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Simple Methods of Making Pottery

( Originally Published 1937 )

ONE of the oldest methods of making pottery is with rolls or coils. Roll out between the palms of your hands, a ball of clay about 1/8 the diameter of the bottom of your pot. Lay it on a block of wood or a plaster bat, and gently pat it with the outside edge of the palm of your hand until it spreads into a circle just the thickness and diameter required for the base of your pot. If it grows out too wide, trim with a knife. Practice judging the size of the ball needed for a certain diameter and thickness.

Now gently lift the edges and bend them upward for about 1/2 an inch all around, as a cook might turn up the edges of a pie crust. Roll out a strip of clay about the thickness of your thumb and less than three times as long as the diameter of your pot.-This roll should be even in thickness from one end to the other. With light blows of the fingers, slightly flatten it so that it has an elliptical instead of a circular cross section.

Apply one end of this to the inside of the turned-up rim of the base (a), and with the thumb of your right hand inside, and the index and middle fingers outside, proceed to squeeze it onto the rim of the base, going all around until, returning to the beginning, you trim off the end of the roll and finish it as a complete circle. Then take another flattened roll, apply it to the inside of the previous one and repeat, joining the ends at a different point. You should form the habit of pressing down on the in-side of the pot and up on the outside, as you squeeze the rolls together. This spreads the clay from one roll onto that of the adjacent one and broadens the joint between them. You can make a decorative texture, possible to no other type of pottery, by spacing the pinches in an interesting way and not smoothing them off. But if you wish a smooth pot, blend the coils together and fill in any hollows.

When three or four coils have been added, set the pot aside until it has stiffened enough to add more coils. As you proceed you must keep in mind the shape of the finished pot and stretch the rings outward or draw them inward to follow the contour you desire. When the clay is "leather hard," i.e., fairly stiff or about as hard as a milk chocolate bar on a mild spring day, scrape it smooth and thinner. The Indian women use segments of the shells of gourds and calabashes, and pieces of bone or clam shell, ground to different curves to fit the various surfaces of the pots. They are prized greatly, being treasured from year to year. A first-rate tool for scraping the inside of pots can be made from the bowl of a spoon.

You can burnish the clay to a high polish by rubbing with a smooth stone, the back of an old spoon, a tooth-brush handle or a palette knife, especially if you first apply to it a coat of a finer slip.

There is another method in geeral use among the Indians of Mexico, for making their everyday cooking utensils, water jars, flower vases and the like. Let me first note a curious fact, that whereas among the Indians of New Mexico, the women make the pots and the men decorate them, among many tribes further south the men make the pots and the women act as their assistants, beating out the clay and also decorating.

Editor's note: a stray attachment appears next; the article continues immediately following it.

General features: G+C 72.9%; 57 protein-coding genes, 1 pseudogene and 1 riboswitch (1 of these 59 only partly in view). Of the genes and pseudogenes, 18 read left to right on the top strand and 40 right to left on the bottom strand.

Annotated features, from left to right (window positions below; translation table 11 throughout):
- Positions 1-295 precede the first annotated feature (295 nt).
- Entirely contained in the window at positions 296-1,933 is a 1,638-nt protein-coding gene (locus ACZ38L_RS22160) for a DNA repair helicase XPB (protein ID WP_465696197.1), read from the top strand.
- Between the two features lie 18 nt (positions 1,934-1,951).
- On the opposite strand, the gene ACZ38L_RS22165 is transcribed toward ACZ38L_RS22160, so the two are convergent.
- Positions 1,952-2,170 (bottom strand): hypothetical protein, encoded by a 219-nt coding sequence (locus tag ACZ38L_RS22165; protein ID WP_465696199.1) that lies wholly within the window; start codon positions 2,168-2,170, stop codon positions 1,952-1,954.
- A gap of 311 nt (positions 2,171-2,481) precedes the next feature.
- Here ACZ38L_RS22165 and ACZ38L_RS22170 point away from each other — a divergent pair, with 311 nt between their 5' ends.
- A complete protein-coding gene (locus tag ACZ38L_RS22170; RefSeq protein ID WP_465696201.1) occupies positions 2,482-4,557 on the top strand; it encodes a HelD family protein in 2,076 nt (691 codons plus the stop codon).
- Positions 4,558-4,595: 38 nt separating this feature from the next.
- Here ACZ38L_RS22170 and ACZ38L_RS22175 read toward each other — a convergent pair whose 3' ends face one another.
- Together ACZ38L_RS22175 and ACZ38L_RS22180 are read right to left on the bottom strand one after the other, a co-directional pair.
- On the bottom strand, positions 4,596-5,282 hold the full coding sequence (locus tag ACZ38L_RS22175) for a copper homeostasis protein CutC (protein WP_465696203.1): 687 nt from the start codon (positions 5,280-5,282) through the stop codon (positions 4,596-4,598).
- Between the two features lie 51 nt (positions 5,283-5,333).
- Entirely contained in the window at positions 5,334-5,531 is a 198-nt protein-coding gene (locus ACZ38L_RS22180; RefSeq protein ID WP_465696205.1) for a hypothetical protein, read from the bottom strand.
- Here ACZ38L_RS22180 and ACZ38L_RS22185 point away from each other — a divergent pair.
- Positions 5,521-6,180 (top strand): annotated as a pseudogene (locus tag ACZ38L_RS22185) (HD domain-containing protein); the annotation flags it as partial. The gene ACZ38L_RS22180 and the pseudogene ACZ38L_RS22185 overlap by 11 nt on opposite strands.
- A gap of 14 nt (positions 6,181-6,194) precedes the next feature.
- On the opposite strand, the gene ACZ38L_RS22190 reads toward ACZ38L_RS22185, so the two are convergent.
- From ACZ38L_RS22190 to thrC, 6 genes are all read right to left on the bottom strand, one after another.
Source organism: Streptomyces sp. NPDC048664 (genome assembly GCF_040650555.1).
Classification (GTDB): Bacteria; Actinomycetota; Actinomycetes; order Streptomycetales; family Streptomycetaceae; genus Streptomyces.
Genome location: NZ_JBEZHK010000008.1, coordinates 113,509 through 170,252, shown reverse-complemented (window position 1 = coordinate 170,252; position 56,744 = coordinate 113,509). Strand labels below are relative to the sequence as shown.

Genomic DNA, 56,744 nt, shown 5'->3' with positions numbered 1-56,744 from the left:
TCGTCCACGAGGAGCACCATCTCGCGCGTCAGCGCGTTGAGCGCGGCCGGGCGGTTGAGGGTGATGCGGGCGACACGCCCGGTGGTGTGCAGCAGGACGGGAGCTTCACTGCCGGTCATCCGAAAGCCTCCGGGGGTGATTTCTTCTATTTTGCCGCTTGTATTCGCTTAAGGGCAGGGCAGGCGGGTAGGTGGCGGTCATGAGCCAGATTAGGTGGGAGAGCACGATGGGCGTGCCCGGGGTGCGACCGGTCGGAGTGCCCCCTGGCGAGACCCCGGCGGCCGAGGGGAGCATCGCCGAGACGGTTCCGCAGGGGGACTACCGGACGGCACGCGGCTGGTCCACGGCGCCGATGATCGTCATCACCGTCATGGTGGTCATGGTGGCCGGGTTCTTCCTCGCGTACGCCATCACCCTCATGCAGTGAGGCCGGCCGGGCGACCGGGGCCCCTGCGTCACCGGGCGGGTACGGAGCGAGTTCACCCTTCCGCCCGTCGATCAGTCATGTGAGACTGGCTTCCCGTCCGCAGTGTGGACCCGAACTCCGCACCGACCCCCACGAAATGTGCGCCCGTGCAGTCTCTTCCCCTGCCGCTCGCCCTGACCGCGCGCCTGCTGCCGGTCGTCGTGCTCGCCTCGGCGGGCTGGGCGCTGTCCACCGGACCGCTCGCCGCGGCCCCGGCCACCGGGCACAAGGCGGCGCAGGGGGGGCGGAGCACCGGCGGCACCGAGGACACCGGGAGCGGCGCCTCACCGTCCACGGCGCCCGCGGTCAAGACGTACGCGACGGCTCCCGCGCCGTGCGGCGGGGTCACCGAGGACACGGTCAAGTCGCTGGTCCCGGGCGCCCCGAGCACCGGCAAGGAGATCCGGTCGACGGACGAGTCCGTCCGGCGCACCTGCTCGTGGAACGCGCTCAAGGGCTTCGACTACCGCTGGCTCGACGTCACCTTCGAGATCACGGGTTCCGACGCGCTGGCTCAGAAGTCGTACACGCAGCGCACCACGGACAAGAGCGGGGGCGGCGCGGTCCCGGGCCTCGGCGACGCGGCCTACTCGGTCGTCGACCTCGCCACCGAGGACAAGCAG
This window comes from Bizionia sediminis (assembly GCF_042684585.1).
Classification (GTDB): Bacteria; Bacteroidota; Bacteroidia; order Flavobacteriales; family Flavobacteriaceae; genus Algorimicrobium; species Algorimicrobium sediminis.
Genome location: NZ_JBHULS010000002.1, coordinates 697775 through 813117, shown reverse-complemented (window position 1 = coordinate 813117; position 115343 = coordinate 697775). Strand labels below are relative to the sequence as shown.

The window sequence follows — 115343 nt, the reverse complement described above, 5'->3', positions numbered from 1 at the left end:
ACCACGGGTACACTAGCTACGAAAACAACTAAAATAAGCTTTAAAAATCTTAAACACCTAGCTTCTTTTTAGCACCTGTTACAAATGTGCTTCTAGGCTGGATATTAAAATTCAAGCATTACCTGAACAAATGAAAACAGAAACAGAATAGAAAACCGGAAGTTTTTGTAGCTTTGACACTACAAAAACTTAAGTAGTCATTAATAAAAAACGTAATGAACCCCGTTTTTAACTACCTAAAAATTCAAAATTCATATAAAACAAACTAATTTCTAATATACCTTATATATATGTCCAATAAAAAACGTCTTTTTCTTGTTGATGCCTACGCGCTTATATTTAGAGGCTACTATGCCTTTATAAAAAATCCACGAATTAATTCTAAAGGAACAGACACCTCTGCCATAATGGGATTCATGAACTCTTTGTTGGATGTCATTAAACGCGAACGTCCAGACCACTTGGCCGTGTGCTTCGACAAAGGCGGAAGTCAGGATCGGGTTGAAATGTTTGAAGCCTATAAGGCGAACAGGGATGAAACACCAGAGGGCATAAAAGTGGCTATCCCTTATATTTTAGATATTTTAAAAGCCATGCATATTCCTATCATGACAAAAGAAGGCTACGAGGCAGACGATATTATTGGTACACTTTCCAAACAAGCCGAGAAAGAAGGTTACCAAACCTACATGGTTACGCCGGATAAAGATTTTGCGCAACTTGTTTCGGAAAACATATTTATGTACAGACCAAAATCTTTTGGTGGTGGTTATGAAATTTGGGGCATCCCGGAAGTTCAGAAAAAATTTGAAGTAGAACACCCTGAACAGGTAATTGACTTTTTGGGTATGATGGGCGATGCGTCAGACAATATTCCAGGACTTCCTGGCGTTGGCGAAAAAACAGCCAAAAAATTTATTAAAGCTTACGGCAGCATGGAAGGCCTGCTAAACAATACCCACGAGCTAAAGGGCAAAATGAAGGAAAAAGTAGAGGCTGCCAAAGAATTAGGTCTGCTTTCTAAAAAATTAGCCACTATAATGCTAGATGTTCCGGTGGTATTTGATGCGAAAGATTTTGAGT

Outside the adobe hut the ground is packed into a hard flat surface. On this the Indian woman beats out the dry clay with a wooden crusher, and here your potter has for a table, a large flat stone covered with sifted ashes. He places in the middle of it a large ball of soft clay, makes the sign of the cross and invoking the aid of the most blessed Virgin of Guadalupe, proceeds to tap it rhythmically with a flat rounded stone dipped frequently in ashes to prevent its sticking to the clay. When the clay is spread to a circular shape, about an inch thick, and fifteen inches across, he picks it up and centers it over the bottom of an inverted "biscuit" (unglazed) pot. Just before this he dashes a little water over the biscuit pot and dusts its damp surface with ashes.

Now observe closely: He pats with the stone dipped in ashes, round and round in even concentric circles, spreading the clay from the middle until it reaches down to the widest part of the pot. Next he takes a piece of clay dipped in ashes and repeats—starting in the very center and tapping in even circles around the pot until he again reaches the widest point. This rounds off the sharp edges left by the tapping of the stone. He dips his hands in water and rubs them over the clay, and finally with a smooth strip of wet linen or chamois he polishes the surface, and finishes by removing the strip from the clay with a dextrous flip, similar to the movement of a boot-black shining shoes. Leaving this to stiffen he applies himself to other tasks. Presently he returns to it, trims it neatly with a knife, and cunningly inverts it with its biscuit pattern inside it, into a shallow basin filled with wood ashes. He can now lift the pattern out of the clay and finish his pot either by drawing in the top by hand or by attaching with slip another section made in the same manner. Handles or legs are applied while the clay is still quite wet. Should you wish to attempt this method and lack a round-bottomed biscuit pot for a pattern, you may easily find such things as grapefruit, pumpkins and the like, which being covered with a stretched piece of knitted fabric (i.e., old stockings or knitted underwear) will serve the purpose. When removing one of these from your clay, first untie the fabric from it and lift the pattern from the fabric, which in turn will now easily peel out of the clay.

This method is useful to suggest to a group of pupils, asking them to find their own patterns and combine different shapes to make original designs.

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